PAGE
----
The U.S. government will spend $5 billion on a program to accelerate the development of new coronavirus vaccines and therapeutics, White House officials announced this week in an interview with The Washington Post.

Dubbed "Project NextGen," the new initiative will serve as the successor to the Trump administration's "Operation Warp Speed," launched in March 2020 to expedite the development of COVID-19 vaccines.


Study shows 4.2 percent of Pfizer COVID vaccine batches made up most adverse events, raising serious concerns

comirnaty vaccine
© Lisa Maree Williams/Getty Images
A Nurse prepares a Pfizer vaccine on Oct. 3, 2021.
In Denmark, 4.2 percent of Pfizer COVID-19 vaccine batches accounted for 71 percent of suspected adverse events (SAEs), according to Danish researchers in a recent study published in the European Journal of Clinical Investigation on March 30.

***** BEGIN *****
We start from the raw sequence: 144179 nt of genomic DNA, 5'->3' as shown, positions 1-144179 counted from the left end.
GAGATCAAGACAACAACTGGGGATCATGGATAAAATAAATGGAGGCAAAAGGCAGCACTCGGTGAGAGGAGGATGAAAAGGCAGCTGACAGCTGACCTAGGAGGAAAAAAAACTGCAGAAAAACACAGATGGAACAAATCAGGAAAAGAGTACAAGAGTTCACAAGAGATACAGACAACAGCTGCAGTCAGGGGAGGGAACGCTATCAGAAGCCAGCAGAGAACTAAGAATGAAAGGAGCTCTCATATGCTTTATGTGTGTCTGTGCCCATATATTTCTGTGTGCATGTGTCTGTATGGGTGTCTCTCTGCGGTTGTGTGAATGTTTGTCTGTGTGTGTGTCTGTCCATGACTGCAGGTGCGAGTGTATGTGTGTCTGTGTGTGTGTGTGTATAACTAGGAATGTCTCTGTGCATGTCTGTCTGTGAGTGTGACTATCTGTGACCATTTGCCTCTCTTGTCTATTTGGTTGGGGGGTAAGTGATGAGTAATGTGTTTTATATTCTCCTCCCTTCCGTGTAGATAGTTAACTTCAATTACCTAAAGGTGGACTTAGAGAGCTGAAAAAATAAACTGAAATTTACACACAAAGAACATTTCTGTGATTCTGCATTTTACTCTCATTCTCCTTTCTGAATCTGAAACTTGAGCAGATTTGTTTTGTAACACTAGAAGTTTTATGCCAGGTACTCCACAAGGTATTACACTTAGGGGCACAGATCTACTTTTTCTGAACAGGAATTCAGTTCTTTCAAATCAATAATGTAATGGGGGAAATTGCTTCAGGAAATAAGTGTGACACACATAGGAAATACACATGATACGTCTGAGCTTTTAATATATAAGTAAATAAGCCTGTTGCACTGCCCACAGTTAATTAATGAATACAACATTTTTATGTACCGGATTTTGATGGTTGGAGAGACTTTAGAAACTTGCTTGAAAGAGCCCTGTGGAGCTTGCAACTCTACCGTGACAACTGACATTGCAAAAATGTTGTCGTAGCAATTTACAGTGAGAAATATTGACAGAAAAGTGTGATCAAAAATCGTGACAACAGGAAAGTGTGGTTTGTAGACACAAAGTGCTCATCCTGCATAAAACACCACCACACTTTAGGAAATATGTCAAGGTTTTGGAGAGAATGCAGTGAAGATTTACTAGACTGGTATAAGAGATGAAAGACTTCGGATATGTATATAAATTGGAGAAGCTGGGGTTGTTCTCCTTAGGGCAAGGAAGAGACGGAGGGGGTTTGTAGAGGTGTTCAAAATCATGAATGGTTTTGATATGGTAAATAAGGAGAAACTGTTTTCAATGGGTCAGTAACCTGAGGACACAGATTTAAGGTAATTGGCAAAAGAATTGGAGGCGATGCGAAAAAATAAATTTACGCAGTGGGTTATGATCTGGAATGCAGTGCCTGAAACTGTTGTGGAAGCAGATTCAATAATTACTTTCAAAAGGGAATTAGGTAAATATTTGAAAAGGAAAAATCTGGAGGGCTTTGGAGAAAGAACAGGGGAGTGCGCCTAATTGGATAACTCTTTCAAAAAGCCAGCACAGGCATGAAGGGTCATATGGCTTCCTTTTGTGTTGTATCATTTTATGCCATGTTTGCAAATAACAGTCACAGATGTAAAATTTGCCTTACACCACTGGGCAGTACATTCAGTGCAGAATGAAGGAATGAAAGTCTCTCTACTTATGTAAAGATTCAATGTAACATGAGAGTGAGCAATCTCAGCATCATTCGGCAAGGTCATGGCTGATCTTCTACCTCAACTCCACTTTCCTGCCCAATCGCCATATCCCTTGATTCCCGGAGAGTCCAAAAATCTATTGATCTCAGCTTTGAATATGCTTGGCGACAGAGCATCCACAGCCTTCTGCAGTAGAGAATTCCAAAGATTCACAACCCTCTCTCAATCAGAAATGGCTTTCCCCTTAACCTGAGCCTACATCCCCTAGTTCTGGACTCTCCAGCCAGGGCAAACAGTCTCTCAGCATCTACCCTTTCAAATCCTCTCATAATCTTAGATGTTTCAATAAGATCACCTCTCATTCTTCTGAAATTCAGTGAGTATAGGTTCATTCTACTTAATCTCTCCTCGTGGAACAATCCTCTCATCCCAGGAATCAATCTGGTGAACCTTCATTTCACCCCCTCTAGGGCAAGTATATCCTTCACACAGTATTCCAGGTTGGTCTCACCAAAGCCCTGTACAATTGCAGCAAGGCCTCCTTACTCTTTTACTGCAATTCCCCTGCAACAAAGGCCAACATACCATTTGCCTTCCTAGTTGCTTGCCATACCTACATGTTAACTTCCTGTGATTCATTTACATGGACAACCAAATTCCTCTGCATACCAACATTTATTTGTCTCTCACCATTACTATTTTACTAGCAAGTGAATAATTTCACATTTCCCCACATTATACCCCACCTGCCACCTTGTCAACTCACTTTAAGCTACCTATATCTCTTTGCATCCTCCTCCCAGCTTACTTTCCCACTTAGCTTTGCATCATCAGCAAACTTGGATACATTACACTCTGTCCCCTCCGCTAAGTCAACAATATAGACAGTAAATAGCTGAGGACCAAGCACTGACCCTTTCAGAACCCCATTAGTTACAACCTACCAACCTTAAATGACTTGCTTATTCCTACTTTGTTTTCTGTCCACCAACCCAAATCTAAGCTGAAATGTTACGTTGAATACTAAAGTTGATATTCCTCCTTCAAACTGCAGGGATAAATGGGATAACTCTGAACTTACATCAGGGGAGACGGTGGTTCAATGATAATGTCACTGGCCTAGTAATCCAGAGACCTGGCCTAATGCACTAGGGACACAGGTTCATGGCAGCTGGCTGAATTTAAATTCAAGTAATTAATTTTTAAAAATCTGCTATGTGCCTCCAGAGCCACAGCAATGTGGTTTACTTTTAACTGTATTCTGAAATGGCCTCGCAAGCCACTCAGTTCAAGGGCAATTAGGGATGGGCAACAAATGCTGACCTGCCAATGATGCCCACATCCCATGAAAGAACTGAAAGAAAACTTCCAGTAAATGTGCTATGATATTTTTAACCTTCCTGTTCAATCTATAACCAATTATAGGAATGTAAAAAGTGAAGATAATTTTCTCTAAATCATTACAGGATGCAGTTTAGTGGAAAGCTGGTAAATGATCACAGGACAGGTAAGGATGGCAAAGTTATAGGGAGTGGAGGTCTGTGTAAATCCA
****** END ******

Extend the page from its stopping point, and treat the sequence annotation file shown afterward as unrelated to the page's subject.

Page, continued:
The study has raised serious concerns about the inconsistencies in the quality of different vaccine batches and the implications for vaccine recipients.

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Eye 2

How could they call the vax 'safe' with doubled pregnancy loss rates, raised fetal abnormality rates and concentration of lipid nanoparticles in ovaries?

The mRNA vaccines were released globally in early 2021 with the slogan 'safe and effective'. Unusually for a new class of medicine, they were soon recommended by public health authorities for pregnant women. By late 2021, working age women, including those who were pregnant, were being thrown out of employment for not agreeing to be injected. Those who took the mRNA vaccines did so based on trust in health authorities - the assumption being that they would not have been approved if the evidence was not absolutely clear. The role of regulatory agencies was to protect the public and, therefore, if they were approved, the drugs were safe.